“There’s something one should expect not only of a watch but also of oneself: to never stand still.”
– Walter Lange, founder of A. Lange & Söhne
Exports of Swiss watches exceeded $20 billion in 2017. Companies in the space focus heavily on innovation to differentiate their products from those of competitors. One of these innovations is additive manufacturing, or 3D printing, whereby three-dimensional structures are created using computerized processes. Today, over 64% of industry executives indicate that they use 3D printing, while 75% believe that the technology will be important to the industry over the next five years:
Leading the pack is the Compagnie Financière Richemont SA (“Richemont”), which owns brands such as Officine Panerai and A. Lange & Söhne, and has been investing heavily in 3D printing to enhance its production processes and help produce innovative finished products.
However, the use of this technology is still in the early stages, and it is unclear whether it will ever become a driving force in the industry. In a business that prizes artisanal craftsmanship, will Richemont’s efforts be seen as true innovation or mere gimmicks?
The Role of 3D Printing
To create its products, Richemont must develop the hundreds of parts needed for each watch, with the goal of reaching top-notch accuracy without the use of electronics or computers. In addition to telling the time, many of these watches have additional features, or “complications”, which range from a simple date function to mapping the movements of celestial bodies.
After the design process evolved from paper drawings to computer-assisted design (CAD) software, 3D printing components and prototypes was the natural next step. 3D printing “enables experimentation with new shapes and forms otherwise not possible by traditional machining techniques” as well as “quick turnarounds and the ability to produce one-offs without needing to order parts or tools”. The latter benefit is especially important as increasingly discerning consumers demand personalized or bespoke products.
Richemont has also begun using 3D printing to produced finished watch components, which have traditionally been reserved for the hands of master watchmakers. Richemont defied that tradition in 2016, when it’s subsidiary brand Officine Panerai introduced the Lo Scienziato Luminor 1950 Tourbillon GMT Titanio, the first watch to use 3D printing for its case construction:
The watch was met with critical acclaim and elevated the brand to the pinnacle of haute horologie. Through this effort, Richemont demonstrated that 3D printing could not only be used for modeling and prototyping, but also for producing high-end, finished components.
In 2014, Richemont and the École Polytechnique Fédérale de Lausanne (EPFL) partnered to create a new academic chair in the school’s Institute of Microengineering, through which Richemont would sponsor research in additive manufacturing. This action further cemented Richemont’s commitment to explore the technology well into the future.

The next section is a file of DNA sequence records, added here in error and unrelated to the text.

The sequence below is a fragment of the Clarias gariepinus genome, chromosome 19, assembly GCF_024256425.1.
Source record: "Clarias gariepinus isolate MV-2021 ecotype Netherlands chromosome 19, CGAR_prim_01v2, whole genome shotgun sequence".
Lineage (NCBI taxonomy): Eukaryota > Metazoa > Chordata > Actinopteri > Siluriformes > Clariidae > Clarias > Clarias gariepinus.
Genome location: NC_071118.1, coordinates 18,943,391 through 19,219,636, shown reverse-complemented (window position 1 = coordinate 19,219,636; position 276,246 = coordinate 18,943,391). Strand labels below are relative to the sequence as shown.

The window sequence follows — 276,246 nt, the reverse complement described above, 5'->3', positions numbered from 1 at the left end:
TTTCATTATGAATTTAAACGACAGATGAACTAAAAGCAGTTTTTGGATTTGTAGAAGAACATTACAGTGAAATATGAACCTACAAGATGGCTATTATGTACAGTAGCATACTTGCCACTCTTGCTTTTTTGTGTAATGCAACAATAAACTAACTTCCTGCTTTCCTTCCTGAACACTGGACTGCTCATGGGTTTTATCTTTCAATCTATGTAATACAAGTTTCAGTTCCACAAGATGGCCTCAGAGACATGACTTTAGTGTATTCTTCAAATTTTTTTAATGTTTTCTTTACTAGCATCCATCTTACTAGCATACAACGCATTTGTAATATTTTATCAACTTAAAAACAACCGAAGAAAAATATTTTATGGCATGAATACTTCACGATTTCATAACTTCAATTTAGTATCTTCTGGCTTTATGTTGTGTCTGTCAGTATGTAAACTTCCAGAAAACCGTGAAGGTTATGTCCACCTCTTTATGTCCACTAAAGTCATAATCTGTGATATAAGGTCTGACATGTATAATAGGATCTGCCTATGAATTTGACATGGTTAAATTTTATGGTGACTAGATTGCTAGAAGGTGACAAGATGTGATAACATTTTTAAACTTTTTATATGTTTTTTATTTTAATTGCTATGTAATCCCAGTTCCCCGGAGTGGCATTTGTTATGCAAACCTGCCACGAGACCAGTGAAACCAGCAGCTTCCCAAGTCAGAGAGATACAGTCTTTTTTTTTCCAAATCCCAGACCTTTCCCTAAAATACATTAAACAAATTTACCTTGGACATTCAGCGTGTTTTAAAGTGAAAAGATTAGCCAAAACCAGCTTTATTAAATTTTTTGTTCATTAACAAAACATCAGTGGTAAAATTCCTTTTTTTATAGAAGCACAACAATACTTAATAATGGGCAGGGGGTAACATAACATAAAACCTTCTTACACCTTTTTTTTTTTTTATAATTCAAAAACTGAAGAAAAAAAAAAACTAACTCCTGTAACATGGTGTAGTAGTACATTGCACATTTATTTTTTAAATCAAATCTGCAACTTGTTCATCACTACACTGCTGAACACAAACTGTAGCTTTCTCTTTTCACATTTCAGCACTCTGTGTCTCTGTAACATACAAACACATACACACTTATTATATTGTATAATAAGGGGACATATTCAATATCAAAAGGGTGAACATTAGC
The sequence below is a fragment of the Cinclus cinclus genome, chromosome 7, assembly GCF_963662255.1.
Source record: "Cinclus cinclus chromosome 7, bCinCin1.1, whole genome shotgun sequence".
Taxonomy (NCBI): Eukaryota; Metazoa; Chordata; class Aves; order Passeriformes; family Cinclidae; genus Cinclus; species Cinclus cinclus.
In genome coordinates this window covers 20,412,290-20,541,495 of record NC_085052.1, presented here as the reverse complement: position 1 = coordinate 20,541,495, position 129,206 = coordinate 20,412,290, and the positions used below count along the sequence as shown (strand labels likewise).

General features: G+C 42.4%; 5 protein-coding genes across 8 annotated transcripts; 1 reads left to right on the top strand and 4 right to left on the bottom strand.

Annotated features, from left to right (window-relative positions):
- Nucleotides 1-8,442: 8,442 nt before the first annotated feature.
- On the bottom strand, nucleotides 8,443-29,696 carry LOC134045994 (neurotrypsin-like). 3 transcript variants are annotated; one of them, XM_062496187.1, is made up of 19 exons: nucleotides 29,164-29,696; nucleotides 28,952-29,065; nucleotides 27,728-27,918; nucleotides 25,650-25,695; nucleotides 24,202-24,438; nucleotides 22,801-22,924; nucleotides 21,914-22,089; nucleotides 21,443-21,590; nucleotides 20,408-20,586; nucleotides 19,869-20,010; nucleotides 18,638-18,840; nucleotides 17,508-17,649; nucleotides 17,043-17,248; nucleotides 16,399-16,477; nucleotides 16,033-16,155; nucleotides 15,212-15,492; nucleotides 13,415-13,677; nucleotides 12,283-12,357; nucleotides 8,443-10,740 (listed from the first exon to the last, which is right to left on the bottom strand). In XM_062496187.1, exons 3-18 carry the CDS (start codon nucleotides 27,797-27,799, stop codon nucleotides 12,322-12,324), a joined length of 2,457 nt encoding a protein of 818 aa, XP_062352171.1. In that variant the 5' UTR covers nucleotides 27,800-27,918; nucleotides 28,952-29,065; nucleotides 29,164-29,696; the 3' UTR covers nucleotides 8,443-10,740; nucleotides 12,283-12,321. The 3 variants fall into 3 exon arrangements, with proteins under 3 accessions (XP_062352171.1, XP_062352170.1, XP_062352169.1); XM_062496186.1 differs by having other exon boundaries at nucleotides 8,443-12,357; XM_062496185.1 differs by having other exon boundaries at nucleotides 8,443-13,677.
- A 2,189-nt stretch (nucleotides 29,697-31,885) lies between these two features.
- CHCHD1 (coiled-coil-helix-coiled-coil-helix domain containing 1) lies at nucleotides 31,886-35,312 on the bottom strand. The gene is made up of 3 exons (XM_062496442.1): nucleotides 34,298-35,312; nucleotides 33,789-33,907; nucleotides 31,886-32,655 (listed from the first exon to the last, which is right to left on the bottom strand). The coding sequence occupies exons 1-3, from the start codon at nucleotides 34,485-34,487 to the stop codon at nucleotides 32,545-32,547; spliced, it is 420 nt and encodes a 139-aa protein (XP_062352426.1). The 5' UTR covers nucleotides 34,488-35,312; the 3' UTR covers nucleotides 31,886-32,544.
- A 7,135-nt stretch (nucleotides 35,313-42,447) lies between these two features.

Within this exploration, I would recommend that Richemont focus first on the cost-cutting possibilities. The low tolerances for the accuracy of moving parts, as well as the high standards for the level of finishing on the consumer-facing components, are simply beyond the reach of 3D printing at this time. I believe that Richemont can generate a much greater return on investment in the short-term by focusing on the cost-control side of 3D printing rather than the revenue-generating side.
Only when 3D printing technology improves should Richemont focus on the consumer-facing applications. Even then, I suggest that Richemont begin by educating its consumers on the benefits of 3D printing in its watches, as they may have difficulty appreciating the merit unless it is explained to them in terms of performance (e.g., increased longevity of components) or physical attributes (e.g., material weight).
Still, the biggest question facing the use of this technology is an existential one. If the true value in luxury watches stems from the artisanal craft poured into these products, does 3D printing even have a place in the production process? Will the use of additive manufacturing diminish the human aspect that makes luxury timepieces compelling in the first place?
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 The Swiss and World Watchmaking Industries in 2017. Federation of the Swiss Watch Industry FH, 2018.
 The Deloitte Swiss Watch Industry Study 2016: Navigating through Stormy Waters. Deloitte.
 Clerizo, Michael. “The Future of Watches: 3-D Printed Cases and Robot Horologists.” Wall Street Journal, 31 July 2018. www.wsj.com, https://www.wsj.com/articles/the-future-of-watches-3-d-printed-cases-and-robot-horologists-1533051950.
 Pooler, Michael. “3D Printed Watches Add New Dimension to Time-Telling.” Financial Times, 16 Mar. 2016, https://www.ft.com/content/a623bf8a-d719-11e5-829b-8564e7528e54.
 “Swiss Watchmakers Use 3D Printing to Cut Costs of Bespoke Watches.” All3DP, 3 Jan. 2017, https://all3dp.com/could-swiss-watchmakers-use-3d-printing-to-cut-costs-of-bespoke-watches/.
 WatchTime, Written. “Future Ready: A Close-Up Look at the Panerai Lo Scienziato.” WatchTime – USA’s No.1 Watch Magazine, 19 Oct. 2018, https://www.watchtime.com/featured/future-ready-a-close-up-look-at-the-panerai-lo-scienziato/.
 Compagnie Financière Richemont SA – High Tech for Precision Mechanics Richemont and EPFL to Create a New Academic Chair. https://www.richemont.com/10-press-news/other-group-announcements/371-high-tech-for-precision-mechanics-richemont-and-epfl-to-create-a-new-academic-chair.html. Accessed 13 Nov. 2018.